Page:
This four-bedroom Edwardian home offers a combination of original features and contemporary design after a renovation by the current owners.
This four-bedroom home offers a vaulted ceiling in a breakfast room that's ideal for summer entertaining with doors that open to the patio and garden.
On the market for the first time in more than 50 years, this six-bedroom home is a project with vast potential - spread over three floors of living space.
This five-bedroom home comes with a range of outbuildings including a large barn which could be converted into a self-contained granny-flat or rental.
Surrounded by rolling countryside, this four-bedroom barn conversion comes with a self-contained, one-bedroom annexe that could serve as an office or a holiday let.
Located near Harrogate town centre, this five-bedroom Victorian terrace is arranged over three storeys while a current study serves as an optional sixth bedroom.
A ground-floor flat in a country house, located a mile from Sway; this two-bedroom home would make an ideal weekend retreat on the edge of the New Forest.
On a popular residential lane in Caterham on the Hill, this four-bedroom family home offers a secluded garden and a convenient location for local schools and public transport.
Just a short walk from Westerham green, this three-bedroom cottage has a light kitchen with exposed brickwork and double doors that lead to a south-facing garden.
In a prime spot opposite the River Thames, this one-bedroom flat has an 18sq ft reception room with glass doors that open out to a private terrace.
Set in the hills above Llanwrda Village, west Wales, this 18th-century three-bedroom farmhouse has holiday-let potential from a separate barn conversion and annexe.
This charming end-of-terrace townhouse is arranged over three floors, with two double bedrooms and a private courtyard garden located at the rear of the property.
Located in the University area, this semi-detached five-bedroom home is arranged over three floors - there's even a rear garden and off-road parking too.
Only a few minutes' drive from the charming town of Marlow, this two-bedroom home sits on the private riverside estate of Harleyford.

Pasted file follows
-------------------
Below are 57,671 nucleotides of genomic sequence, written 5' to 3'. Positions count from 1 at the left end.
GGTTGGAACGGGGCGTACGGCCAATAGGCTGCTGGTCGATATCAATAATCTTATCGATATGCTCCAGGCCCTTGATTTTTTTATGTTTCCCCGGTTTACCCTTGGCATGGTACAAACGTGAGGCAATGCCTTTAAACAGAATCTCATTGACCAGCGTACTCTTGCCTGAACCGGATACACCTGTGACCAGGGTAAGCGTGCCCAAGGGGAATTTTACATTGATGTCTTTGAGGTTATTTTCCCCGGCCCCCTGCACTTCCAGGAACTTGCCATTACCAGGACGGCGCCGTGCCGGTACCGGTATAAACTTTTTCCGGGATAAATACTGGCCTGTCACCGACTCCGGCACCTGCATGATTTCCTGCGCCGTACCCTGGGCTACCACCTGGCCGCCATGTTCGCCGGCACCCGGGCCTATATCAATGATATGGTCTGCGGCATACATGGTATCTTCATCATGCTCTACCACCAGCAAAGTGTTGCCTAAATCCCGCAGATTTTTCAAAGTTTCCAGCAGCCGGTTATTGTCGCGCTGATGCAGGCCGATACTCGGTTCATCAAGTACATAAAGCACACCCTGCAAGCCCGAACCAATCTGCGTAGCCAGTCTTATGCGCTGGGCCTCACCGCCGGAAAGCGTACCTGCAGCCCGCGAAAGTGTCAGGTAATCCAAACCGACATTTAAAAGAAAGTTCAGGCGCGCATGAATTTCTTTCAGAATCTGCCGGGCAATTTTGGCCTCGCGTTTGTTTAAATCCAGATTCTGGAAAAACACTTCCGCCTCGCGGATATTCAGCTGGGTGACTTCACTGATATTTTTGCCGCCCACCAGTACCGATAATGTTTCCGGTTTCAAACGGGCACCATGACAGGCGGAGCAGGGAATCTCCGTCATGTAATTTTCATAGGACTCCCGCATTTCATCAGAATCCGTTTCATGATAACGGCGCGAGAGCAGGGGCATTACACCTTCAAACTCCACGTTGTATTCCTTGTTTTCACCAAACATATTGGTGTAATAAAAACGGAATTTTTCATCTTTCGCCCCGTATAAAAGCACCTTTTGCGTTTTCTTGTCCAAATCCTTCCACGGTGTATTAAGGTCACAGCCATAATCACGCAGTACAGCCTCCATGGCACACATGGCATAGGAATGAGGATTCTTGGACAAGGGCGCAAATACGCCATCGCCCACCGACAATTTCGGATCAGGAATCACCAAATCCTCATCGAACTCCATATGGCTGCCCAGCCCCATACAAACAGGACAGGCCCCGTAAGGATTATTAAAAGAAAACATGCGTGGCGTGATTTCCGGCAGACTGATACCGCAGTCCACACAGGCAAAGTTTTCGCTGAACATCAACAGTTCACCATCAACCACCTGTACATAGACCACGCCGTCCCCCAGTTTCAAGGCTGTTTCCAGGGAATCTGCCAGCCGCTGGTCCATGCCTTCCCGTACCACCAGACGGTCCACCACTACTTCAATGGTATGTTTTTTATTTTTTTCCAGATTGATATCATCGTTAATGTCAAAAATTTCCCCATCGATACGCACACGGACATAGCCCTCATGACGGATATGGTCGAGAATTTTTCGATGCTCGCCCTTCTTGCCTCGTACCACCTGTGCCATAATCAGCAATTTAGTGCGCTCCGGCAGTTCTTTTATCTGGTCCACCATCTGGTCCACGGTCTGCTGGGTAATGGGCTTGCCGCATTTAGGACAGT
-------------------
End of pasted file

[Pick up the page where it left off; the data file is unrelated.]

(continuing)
This detached four-bedroom home in Middleyard is arranged over two floors, with features that include a wood-burning stove and bespoke oak staircase.
In a row of eight detached Georgian residences, this five-bedroom home offers views of The Sound, Mount Edgcumbe and Cornwall from its impressive veranda and full-length balcony.
If you love cooking for friends this two-bedroom flat - complete with views of the iconic Battersea Power Station and an open-plan kitchen/dining area - will go down a treat.
Located above Grasmere village, this five-bedroom home is arranged over three floors and offers countryside views across Grasmere Lake towards Silver Howe.
This four-bedroom detached home comes with a double carport, useful workshop, garden and two walkways that offer views of the adjacent countryside.
With space for an equestrian business, a greenhouse for growing your own veg, a wine store and a gym; this five-bedroom home has all the ingredients for a country retreat.
The decked roof terrace of this two-bedroom flat is perfect for summer drinks while large windows and ample storage space make for a light and spacious interior.
Set sail for this four-bedroom farmhouse in Cowes. With five acres of land and an indoor pool, this home oozes character. There is even potential to let a one-bedroom annexe.
Surrounded by approximately 15 acres of grounds, this six-bedroom grade II-listed home has been extensively refurbished yet retains many period features.
This four-bedroom home comes with a two-bedroom cottage and commercial office, with planning to extend, in a stunning courtyard setting.
In a pretty Norfolk village, this four-bedroom family home is surrounded by landscaped gardens, with even a self-contained annex for guests.
A few miles from the seaside at Perranporth, this four-bedroom farmhouse sits amongst nine acres of idyllic grounds - including a lake and two barns used as holiday lets.
This five-bedroom home is arranged over three floors of a converted Victorian hospital, offering spectacular views of the Pentland Hills - only three miles from the city centre.
This four-bedroom detached home comes with grounds that span to approximately 2.5 acres, as well as two large patio areas and a double garage.
This four-bedroom cottage is a Grade II-listed town house, well-located for the thriving market town of Nailsworth.